Some media have even attacked Veterans benefits as needless coddling. Columnist William Safire once wrote a series of columns blasting VA and Veterans benefits. Others have called Veterans benefits “welfare.” The result of all this is an alternating image of Veterans as a group of hopeless wrecks or a group of pampered beneficiaries–and sometimes people hold both contradictory images as true, without thinking about the contradiction. These images, however, are at odds with reality.
There can be no doubt that many Veterans are suffering, many need our help. But it is wrong to label our 23 million-plus Veterans as objects of pity. Consider just a few facts–Veterans on the whole are:
• Better educated. In particular, 89 percent of Veterans age 25 and older have a high school diploma, compared to 81.6 percent of the general population. In addition, 25 percent of Veterans age 25 and older have at least a bachelor’s degree, compared to 18.9 percent of the general population.
• Better paid. Veterans earn more than their peers. The median income for Veterans is five percent higher than the median income for the general population.
• Less likely to suffer poverty. Overall, 5.6 percent of Veterans live in poverty, compared with 10.9 percent of the U.S. adult population in general.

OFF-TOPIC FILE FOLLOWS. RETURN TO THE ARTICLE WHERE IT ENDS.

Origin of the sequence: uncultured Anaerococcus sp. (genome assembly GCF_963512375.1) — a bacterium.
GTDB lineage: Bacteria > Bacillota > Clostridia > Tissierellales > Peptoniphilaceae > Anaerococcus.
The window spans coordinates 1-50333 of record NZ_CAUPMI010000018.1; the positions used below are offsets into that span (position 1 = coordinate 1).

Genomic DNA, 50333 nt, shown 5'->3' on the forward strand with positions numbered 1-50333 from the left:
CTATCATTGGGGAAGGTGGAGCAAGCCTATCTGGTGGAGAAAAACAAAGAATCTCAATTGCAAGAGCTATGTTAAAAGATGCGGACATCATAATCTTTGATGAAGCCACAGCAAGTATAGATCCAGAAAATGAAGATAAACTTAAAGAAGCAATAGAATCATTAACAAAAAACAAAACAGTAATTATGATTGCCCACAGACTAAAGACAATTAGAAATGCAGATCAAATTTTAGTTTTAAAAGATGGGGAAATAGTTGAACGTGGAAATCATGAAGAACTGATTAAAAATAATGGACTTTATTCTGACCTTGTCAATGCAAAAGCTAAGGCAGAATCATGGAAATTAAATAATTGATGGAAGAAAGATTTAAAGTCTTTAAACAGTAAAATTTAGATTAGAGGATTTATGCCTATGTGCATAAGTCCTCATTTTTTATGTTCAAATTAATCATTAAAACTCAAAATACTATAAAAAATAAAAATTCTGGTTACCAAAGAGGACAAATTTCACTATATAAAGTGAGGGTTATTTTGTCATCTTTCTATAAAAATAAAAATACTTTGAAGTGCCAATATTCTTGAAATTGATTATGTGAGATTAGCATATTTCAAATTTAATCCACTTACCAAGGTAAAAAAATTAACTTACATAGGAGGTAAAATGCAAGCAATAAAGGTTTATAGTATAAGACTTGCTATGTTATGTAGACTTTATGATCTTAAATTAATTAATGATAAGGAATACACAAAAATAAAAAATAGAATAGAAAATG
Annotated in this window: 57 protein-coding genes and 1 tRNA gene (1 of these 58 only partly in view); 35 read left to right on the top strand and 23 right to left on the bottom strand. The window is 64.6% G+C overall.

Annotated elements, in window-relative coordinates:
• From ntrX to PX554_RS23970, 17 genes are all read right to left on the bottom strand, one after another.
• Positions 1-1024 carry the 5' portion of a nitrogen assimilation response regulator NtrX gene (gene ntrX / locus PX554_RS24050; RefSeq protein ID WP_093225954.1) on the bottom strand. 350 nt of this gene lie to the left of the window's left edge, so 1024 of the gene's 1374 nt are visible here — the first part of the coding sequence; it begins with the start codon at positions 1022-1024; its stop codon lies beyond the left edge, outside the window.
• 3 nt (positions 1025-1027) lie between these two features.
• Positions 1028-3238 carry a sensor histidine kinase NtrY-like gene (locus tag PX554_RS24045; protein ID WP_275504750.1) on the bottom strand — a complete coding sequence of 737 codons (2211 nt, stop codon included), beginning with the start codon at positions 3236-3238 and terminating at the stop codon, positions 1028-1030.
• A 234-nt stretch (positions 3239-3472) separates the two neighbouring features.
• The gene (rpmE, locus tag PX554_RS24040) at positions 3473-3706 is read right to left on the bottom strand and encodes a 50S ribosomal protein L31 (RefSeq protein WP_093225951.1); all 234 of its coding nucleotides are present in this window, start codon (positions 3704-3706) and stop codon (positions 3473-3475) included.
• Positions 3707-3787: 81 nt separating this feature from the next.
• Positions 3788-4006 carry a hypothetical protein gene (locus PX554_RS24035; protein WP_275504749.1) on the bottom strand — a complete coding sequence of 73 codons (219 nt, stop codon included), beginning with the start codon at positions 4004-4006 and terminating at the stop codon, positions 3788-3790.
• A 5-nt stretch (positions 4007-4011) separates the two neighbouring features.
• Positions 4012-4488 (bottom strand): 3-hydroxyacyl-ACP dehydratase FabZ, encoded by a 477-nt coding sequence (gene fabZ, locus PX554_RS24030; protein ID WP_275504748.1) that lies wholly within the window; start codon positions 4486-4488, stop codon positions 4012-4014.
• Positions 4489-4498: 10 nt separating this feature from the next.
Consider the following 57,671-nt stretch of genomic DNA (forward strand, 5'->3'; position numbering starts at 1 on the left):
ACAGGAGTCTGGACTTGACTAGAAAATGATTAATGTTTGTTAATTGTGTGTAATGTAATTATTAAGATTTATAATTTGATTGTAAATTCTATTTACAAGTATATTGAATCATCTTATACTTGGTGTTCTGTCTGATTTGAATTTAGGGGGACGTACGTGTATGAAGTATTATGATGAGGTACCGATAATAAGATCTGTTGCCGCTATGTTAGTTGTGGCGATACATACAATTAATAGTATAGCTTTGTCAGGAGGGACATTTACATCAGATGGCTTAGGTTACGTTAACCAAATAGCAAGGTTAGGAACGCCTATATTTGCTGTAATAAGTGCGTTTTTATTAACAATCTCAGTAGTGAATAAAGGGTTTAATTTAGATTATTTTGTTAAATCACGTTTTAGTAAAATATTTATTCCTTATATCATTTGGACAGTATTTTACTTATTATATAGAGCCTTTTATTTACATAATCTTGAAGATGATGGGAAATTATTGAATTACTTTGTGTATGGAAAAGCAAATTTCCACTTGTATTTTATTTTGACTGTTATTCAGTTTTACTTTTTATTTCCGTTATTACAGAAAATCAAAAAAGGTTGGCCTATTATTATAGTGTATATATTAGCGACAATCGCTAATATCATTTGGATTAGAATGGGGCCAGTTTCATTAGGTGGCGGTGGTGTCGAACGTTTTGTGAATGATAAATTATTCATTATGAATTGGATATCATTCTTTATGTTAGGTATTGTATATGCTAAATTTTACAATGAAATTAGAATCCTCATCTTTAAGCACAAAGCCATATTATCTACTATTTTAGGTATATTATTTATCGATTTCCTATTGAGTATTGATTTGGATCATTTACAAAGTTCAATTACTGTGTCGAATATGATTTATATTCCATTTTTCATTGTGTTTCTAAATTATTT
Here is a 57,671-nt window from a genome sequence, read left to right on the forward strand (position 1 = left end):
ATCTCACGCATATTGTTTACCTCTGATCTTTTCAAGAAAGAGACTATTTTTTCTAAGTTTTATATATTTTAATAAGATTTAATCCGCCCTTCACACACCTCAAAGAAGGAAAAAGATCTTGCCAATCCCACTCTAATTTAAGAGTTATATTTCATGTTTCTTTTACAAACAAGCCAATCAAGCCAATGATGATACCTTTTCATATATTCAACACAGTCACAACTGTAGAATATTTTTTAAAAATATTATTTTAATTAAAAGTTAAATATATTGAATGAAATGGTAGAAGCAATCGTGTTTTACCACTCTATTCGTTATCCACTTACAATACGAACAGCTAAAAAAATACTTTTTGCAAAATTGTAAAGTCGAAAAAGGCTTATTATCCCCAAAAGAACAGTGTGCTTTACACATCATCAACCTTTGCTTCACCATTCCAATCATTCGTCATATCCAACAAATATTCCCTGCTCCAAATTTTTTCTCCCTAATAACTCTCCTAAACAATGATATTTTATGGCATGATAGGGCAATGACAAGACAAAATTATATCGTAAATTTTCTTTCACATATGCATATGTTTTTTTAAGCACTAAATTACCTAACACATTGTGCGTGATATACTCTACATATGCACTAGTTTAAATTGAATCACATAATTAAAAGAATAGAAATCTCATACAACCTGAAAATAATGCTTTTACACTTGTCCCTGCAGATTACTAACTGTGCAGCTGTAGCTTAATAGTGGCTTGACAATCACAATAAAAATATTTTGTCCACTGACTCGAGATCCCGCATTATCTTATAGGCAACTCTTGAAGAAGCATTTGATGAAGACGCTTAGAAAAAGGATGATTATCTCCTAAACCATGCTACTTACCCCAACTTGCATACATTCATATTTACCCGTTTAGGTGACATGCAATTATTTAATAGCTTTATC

• Stable. Seventy percent of the most-stereotyped Veterans–Vietnam Veterans–are married and have children. Of about 23 million total veterans, 107,000, or less than one-half of one percent, are homeless. (And may I add, therefore, that ending homelessness among Veterans is clearly an achievable goal.)
• Successful. Many U.S. Senators and Representatives, successful business leaders and entertainment celebrities are Veterans. Some of them are former VA clients or patients.
These are our Veterans. These are our heroes. We are all–not just America, but the world–better off because American Veterans have drawn breath. Let us now forsake stereotypes in favor of facts. Let us recognize Veterans for who they are–the successful as well as those who need our help. They deserve our help. They also deserve our respect.
As the President said in December 2009:
“. . .the plain fact is this: The United States of America has helped underwrite global security for more than six decades with the blood of our citizens. . .The service and sacrifice of our men and women in uniform has promoted peace and prosperity from Germany to Korea, and enabled democracy to take hold in places like the Balkans. We have borne this burden. . .because we seek a better future for our children and grandchildren, and we believe that their lives will be better if others’ children and grandchildren can live in freedom and prosperity.”
Thank you, and thank a Veteran today.
Paul Sherbo is a Regional Director for VA’s Office of Public and Intergovernmental Affairs. He is a retired U.S. Navy Reserve Captain and served six years of active duty in the U.S. Navy, including service in Iraq. Paul and his wife, Diana live in Lakewood, Colorado. They have a son in the Army, a daughter in publishing and a younger daughter in ROTC. Paul has been a student of martial arts, even though he is old enough to know better.